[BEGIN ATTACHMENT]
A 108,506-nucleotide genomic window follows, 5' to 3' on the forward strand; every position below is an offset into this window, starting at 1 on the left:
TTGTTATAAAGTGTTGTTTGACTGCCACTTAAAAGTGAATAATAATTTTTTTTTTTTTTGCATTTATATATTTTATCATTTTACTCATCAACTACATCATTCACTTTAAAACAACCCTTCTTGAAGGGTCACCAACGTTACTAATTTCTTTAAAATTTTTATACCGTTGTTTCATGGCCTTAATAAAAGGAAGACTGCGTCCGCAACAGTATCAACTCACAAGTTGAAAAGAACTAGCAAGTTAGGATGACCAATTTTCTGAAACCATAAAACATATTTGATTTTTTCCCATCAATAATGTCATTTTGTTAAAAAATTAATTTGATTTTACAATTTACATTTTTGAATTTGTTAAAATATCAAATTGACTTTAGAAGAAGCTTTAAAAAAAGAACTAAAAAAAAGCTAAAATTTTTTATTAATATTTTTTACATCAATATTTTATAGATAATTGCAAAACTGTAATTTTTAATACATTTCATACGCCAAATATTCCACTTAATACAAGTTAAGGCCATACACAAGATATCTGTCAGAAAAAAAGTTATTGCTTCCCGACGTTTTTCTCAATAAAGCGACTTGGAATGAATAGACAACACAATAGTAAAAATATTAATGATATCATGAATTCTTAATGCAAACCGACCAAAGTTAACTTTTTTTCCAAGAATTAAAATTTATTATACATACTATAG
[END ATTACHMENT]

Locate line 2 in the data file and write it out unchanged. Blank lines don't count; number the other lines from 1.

TTGTTATAAAGTGTTGTTTGACTGCCACTTAAAAGTGAATAATAATTTTTTTTTTTTTTGCATTTATATATTTTATCATTTTACTCATCAACTACATCATTCACTTTAAAACAACCCTTCTTGAAGGGTCACCAACGTTACTAATTTCTTTAAAATTTTTATACCGTTGTTTCATGGCCTTAATAAAAGGAAGACTGCGTCCGCAACAGTATCAACTCACAAGTTGAAAAGAACTAGCAAGTTAGGATGACCAATTTTCTGAAACCATAAAACATATTTGATTTTTTCCCATCAATAATGTCATTTTGTTAAAAAATTAATTTGATTTTACAATTTACATTTTTGAATTTGTTAAAATATCAAATTGACTTTAGAAGAAGCTTTAAAAAAAGAACTAAAAAAAAGCTAAAATTTTTTATTAATATTTTTTACATCAATATTTTATAGATAATTGCAAAACTGTAATTTTTAATACATTTCATACGCCAAATATTCCACTTAATACAAGTTAAGGCCATACACAAGATATCTGTCAGAAAAAAAGTTATTGCTTCCCGACGTTTTTCTCAATAAAGCGACTTGGAATGAATAGACAACACAATAGTAAAAATATTAATGATATCATGAATTCTTAATGCAAACCGACCAAAGTTAACTTTTTTTCCAAGAATTAAAATTTATTATACATACTATAG